Methods of Mathematics Applied to Calculus, Probability, and Statistics (1985)
Why another calculus book? One reason is that this is not the conventional calculus book. I agree with de Finetti (1906–), who says in his Theory of Probability:
To add one more [book] would certainly be a presumptuous undertaking if I thought in terms of doing something better, and a useless undertaking if I were to content myself with producing something similar to the “standard” type.
My second reason comes from a remark L. E. Dickson (1874–1954) once made in class with respect to his History of the Theory of Numbers:
Every scientist owes a labor of love to his field.
This book is my labor of love.
The title, when the individual words are examined, explains the differences between this book and the current standard calculus texts.
By methods I mean those methods that are widely used in mathematics, science, and the applications of mathematics. Methods are important. It is by applying the methods that we obtain the results of mathematics. We are rapidly approaching an infinite amount of knowledge in the form of results, both in what is known and in what is useful in the applications of mathematics to other fields. Thus it is increasingly futile to teach mathematics by trying to cover the needed material; instead we must teach the methods and how to re-create the material as it is needed. We must abandon the methods of retrieval for those of regeneration. This may be an unscholarly attitude, but there seems little hope for the future if we persist in going down the path of the retrieval of knowledge.
2. of Mathematics
This means that the emphasis is on those methods that are peculiar to mathematics, that is, its abstractions and its methods of reasoning. In my opinion these should no longer be neglected. Some of the methods used in science generally are also specifically mentioned. Finally, many of the philosophical questions that naturally occur to the student while learning mathematics will be examined rather than cleverly evaded or simply glossed over.
3. Applied to
The book shows how the methods of doing mathematics are applied to both mathematics itself and to various uses of mathematics in other fields. Mathematicians tend to view mathematics as an art done for art’s sake, but it is well known that the majority of the students in the typical calculus class expect to use mathematics rather than merely admire it. The neglect of either aspect, the innate beauty or the richness of applications, is foolish.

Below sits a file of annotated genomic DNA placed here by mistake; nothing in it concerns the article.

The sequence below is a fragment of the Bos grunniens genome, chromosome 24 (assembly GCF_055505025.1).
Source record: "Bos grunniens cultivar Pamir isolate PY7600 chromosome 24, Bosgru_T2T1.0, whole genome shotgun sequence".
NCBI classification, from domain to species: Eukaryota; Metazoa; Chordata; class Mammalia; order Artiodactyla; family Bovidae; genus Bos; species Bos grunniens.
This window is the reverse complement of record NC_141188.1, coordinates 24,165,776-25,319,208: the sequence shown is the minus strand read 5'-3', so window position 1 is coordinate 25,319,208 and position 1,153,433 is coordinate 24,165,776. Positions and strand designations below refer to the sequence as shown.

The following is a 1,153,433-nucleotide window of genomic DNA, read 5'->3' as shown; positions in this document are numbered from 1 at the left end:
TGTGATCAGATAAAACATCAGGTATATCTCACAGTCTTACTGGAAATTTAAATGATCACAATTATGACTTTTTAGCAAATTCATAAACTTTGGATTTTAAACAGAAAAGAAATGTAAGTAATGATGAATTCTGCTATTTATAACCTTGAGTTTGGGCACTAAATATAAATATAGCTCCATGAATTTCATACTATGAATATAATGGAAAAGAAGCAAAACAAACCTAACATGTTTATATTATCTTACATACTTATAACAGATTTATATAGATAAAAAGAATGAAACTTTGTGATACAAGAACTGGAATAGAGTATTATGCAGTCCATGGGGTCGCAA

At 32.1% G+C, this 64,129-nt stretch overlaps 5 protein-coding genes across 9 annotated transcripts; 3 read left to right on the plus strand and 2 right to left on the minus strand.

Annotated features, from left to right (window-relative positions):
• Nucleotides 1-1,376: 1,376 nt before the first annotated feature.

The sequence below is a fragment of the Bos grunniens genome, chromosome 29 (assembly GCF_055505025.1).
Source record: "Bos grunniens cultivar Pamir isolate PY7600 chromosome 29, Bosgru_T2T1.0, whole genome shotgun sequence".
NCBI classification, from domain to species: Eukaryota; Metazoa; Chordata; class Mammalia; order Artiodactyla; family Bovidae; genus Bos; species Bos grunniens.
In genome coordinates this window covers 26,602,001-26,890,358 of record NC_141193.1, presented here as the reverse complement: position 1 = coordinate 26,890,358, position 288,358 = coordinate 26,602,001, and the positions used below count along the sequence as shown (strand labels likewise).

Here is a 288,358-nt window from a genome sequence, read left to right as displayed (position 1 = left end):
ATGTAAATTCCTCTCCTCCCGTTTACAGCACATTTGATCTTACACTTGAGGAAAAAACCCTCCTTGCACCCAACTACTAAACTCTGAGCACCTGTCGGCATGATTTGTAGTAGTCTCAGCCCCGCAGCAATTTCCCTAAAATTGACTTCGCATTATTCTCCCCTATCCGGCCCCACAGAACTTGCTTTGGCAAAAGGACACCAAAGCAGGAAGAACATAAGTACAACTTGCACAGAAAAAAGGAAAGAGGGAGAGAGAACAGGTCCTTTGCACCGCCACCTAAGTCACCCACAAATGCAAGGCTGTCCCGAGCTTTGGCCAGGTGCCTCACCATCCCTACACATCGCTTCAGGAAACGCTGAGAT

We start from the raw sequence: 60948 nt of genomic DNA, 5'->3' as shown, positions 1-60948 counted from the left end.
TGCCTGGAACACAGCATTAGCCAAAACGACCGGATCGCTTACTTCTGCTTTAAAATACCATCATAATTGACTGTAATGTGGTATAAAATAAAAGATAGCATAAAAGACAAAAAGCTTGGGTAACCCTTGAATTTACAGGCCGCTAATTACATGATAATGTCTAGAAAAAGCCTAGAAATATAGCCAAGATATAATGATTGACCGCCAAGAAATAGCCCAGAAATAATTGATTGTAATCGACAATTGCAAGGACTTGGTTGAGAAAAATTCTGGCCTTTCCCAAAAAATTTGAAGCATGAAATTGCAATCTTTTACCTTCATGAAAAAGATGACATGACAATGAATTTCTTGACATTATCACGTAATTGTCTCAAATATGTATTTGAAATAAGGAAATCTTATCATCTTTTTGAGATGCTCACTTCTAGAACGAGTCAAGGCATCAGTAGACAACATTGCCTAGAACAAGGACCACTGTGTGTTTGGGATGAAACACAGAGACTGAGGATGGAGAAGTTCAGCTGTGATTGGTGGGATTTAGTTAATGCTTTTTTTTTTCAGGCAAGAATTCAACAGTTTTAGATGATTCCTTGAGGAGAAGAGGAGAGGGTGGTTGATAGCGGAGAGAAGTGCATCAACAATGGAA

The calculus is probably the most useful single branch of mathematics. During the many years of using mathematics daily in industry I found that the ability to do simple calculus, easily and reliably, was the most valuable part of all the mathematics I ever learned (of course, I also used more advanced mathematics whenever it was appropriate). My views, therefore, were shaped by the almost daily use of the calculus rather than by occasionally teaching the conventional courses. As a result this book is different from the standard, thick, exhausting text that is crammed with specific results and is short on the understanding of mathematics. The current form of calculus texts has apparently been popular since at least the first appearance of Granville’s Calculus in 1904.
Understanding the methods of the calculus is vital to the creative use of mathematics in many areas even today. Without this mastery the average scientist or engineer, or any other user of mathematics, will be perpetually stunted in development, and will at best be able to follow only what the textbooks say; with mastery, new things can be done, even in old, well-established fields. Progress involves, among other things, the constant revision of the elements of a field, as well as the creation of significant new results.
The calculus arose from problems in mechanics, and for all of the nineteenth century and more, mechanical and electrical applications have dominated its use. These problems involve almost no probability. At present, probability plays a central role in many fields, from quantum mechanics to information theory, and even older fields use probability now that the presence of “noise” is officially admitted. The newer aspects of many fields start with the admission of uncertainty.